Since its appearance in the 2011 World Series, the Bahrain team has won 16 medals, primarily in tournaments conducted in the Middle East region, Mack said. One of the team’s stars, Yousif Falah, is currently the No. 1-ranked player in the WTBA Asian Zone. Falah, who also is competing in the World Series and cashed in 33rd place in the Viper Championship, recently won four medals in the Persian Gulf Coast Bowling Championships, including gold medals in team and singles, a silver in the Masters and a bronze in all-events.
A third member of the Bahrain team, Mohamed Sultan, made it into the semifinal round of the Viper Championship before finishing 12th.
Abdulla said the reaction to his World Series performance back home has been overwhelming. The IT manager for telecommunications company Batelco has reportedly rewarded him by giving him the rest of the month off after he returns home to Bahrain. He plans to use that time off to practice and train.
“I have had so many people contact me through Facebook that I can’t read all the messages. Many are people I have never met,” Abdulla grinned. “Many people want an autographed (bowling) jersey.”
Mack noted that the support that the Bahrain team has received from the Bahrain Bowling Association and the Bahrain Olympic Committee has been integral to the team’s success.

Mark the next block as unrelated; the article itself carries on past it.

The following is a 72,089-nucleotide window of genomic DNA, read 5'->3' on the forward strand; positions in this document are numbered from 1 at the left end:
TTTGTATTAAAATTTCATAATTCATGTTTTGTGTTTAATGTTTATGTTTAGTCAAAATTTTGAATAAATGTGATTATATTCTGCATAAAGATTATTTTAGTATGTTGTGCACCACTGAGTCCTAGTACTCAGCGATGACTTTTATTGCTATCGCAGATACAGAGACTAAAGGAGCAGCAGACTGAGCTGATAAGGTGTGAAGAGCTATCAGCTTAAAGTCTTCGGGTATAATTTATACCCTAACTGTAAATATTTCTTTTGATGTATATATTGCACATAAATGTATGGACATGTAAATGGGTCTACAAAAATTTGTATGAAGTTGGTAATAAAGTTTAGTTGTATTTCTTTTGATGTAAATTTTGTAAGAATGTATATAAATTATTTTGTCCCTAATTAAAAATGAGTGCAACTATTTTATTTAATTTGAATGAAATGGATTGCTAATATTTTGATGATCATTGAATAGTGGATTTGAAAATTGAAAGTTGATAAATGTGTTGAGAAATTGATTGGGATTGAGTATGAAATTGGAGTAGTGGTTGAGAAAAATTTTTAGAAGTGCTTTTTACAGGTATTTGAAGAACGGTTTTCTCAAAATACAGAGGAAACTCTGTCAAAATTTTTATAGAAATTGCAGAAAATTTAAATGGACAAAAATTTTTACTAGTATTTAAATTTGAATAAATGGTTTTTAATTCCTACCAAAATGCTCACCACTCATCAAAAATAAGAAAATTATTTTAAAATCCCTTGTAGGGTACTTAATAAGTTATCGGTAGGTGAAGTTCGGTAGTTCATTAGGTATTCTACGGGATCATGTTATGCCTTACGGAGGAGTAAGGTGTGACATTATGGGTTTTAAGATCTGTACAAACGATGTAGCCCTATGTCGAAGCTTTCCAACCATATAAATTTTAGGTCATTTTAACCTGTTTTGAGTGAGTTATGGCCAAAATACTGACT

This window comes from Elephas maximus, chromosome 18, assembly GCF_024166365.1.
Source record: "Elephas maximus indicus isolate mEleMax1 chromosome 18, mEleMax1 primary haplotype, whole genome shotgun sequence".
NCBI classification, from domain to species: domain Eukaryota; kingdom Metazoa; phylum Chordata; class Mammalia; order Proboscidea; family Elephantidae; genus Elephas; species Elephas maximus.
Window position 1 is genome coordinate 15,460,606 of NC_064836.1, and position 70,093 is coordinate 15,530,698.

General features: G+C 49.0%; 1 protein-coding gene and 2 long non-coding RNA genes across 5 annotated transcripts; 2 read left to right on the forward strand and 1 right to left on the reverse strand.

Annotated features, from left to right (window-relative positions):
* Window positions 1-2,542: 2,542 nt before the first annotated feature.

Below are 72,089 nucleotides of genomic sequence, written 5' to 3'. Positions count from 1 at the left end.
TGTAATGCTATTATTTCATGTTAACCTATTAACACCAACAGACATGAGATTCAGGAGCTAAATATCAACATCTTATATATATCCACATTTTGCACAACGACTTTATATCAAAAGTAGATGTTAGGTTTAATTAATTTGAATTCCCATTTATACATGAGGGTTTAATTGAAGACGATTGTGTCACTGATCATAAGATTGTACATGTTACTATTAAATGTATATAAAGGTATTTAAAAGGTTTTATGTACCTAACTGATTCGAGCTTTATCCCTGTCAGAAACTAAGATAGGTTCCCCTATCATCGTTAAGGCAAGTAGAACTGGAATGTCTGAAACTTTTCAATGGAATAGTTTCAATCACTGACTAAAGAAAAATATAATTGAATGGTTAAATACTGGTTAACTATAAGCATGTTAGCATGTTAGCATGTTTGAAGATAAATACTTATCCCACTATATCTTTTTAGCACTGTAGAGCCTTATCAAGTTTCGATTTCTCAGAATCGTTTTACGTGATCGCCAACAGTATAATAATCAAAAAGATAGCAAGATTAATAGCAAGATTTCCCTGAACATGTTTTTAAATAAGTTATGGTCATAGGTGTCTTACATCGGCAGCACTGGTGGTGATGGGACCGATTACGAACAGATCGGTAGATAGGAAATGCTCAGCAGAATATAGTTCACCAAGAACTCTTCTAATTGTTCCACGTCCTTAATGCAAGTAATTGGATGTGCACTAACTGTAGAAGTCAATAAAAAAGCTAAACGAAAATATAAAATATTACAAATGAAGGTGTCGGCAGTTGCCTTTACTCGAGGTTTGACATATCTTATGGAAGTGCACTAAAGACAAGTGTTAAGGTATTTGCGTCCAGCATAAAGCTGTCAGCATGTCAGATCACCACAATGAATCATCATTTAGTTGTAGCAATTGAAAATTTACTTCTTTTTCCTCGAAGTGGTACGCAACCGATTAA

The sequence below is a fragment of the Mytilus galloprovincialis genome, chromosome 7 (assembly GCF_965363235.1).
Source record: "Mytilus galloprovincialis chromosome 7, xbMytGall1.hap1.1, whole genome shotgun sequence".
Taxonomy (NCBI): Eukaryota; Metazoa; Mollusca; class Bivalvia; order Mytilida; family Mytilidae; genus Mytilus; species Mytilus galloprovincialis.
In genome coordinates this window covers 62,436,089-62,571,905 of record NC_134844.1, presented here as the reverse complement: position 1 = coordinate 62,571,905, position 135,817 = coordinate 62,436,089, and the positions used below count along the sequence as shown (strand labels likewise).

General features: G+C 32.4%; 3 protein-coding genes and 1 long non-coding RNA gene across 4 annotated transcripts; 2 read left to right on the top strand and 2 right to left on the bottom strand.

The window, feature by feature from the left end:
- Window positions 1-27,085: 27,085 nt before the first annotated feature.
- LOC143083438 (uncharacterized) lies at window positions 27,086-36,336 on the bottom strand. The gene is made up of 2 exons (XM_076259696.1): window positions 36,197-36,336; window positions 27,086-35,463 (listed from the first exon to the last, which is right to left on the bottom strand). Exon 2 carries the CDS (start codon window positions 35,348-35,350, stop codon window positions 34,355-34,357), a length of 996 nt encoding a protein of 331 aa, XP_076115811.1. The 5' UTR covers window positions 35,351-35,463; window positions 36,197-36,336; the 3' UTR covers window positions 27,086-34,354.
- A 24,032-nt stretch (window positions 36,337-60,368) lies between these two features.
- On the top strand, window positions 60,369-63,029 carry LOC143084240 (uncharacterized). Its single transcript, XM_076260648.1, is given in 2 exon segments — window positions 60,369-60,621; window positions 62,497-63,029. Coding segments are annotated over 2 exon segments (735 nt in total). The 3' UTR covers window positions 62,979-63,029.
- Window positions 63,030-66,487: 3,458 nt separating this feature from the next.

“They take the sport and international competition very seriously,” Mack said. “They see the importance of this event (World Series) and they make it possible for us to be here. When you talk about the support we get from those organizations and the support the players have for themselves, it creates a very healthy environment for us to succeed.
“It’s been very encouraging to see the progress this team has made,” Mack continued. “It’s been exciting for me as a coach to see not only this program grow, but to also see the growth of the sport in this part of the world. I also take pride in being an ambassador for the sport and the whole experience has been very rewarding.
“And it’s really special to know that the rest of the players bowling in the World Series know the Bahrain team is here. To earn that kind of respect means a great deal to me and to our players.”